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From today it will be easier for minor convictions to be left in the past

A new law means that now around 85% of all convictions will be spent after seven years.

Image: Shutterstock/Evlakhov Valeriy

A NEW LAW coming into effect today will make it easier for people to leave minor criminal convictions behind them.

The Criminal Justice (Spent Convictions and Certain Disclosures) Act 2016 has changed the law so that a whole range of minor offences will now become spent after seven years.

This mostly changes a person’s prospects when it comes to employment – as spent convictions do not need to be declared.

It will now be the case that the bulk (around 85%) of all convictions will be spent after seven years.

This might seem like a softening up of the system, but in reality brings Ireland into line with what is the standard across most of Europe.

The new Act will not apply to anyone with a conviction for a sexual offence, or an offence that was tried in the Central Criminal Court.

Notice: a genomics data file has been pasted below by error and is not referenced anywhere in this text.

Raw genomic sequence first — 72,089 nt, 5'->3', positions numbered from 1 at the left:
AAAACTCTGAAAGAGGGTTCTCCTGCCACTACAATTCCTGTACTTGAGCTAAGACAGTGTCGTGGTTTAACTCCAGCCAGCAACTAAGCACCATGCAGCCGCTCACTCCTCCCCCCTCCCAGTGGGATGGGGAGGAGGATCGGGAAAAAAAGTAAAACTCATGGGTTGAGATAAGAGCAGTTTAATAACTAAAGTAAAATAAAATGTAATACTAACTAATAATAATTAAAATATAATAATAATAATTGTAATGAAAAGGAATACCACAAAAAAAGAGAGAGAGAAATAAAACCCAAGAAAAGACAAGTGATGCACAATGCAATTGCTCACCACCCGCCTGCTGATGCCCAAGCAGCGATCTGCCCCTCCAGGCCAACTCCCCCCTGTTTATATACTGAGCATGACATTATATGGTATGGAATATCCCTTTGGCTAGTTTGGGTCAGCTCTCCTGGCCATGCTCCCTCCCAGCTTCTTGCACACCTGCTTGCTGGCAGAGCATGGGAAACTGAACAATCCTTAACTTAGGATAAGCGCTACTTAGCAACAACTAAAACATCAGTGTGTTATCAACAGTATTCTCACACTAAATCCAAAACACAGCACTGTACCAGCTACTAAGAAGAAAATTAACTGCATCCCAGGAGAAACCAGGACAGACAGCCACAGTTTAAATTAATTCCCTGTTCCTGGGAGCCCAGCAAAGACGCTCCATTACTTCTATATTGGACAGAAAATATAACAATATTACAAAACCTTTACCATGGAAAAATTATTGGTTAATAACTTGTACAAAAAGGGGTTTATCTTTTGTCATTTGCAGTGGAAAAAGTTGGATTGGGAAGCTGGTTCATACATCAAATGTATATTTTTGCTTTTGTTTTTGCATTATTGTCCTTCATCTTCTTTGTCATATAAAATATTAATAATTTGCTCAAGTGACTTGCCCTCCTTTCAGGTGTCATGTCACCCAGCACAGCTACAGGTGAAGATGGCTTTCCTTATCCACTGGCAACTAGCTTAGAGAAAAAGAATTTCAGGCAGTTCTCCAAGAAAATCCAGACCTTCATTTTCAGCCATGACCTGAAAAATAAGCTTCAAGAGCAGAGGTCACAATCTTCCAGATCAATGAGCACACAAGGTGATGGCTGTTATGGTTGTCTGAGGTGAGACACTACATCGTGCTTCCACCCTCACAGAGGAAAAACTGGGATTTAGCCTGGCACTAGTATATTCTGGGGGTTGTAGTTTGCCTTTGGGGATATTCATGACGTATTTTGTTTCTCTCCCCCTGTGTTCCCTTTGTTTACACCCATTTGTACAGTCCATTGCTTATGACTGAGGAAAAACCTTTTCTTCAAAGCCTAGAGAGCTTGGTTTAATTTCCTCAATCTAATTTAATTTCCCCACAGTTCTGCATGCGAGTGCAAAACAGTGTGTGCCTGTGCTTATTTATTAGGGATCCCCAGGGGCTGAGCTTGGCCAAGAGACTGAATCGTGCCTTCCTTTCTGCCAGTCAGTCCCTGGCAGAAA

Who will benefit from this?

People who can avail of this new law will have served a custodial sentence of less than 12 months or a suspended sentence of less than 24 months.

Dangerous driving is also covered – but only if a person’s record is limited to a single conviction.

The law will open up the possibility of passing through the Garda vetting system for those with spent convictions.

18/4/2016 12/04/2016. General Election 2016 - Gove Acting minister for justice Frances Fitzgerald Source: RollingNews.ie

Speaking about the new law today, acting minister for justice Frances Fitzgerald said:

Society’s interests and those of the offender who mends his or her ways can coincide.
It is in everyone’s interest that offenders who have paid their debt to society and want to leave crime behind are encouraged to do so. Insofar as this legislation can help, then it is to be welcomed by all.

Tougher vetting checks 

Also being enacted today is the National Vetting Bureau (Children and Vulnerable Persons) Act 2012 – new legislation that will make the vetting process more extensive.

Now the process will be able to probe areas other than a person’s criminal convictions when deciding if they pose a threat to children or a vulnerable person.

This is referred to as ‘soft information’, and one example of it could be looking at reports on child abuse or neglect carried out by the HSE or Tusla.

Read: France has criminalised the purchase of sex – what happened to Ireland’s sex laws?

Also: Ireland is nowhere near close to settling its share of Syrian refugees

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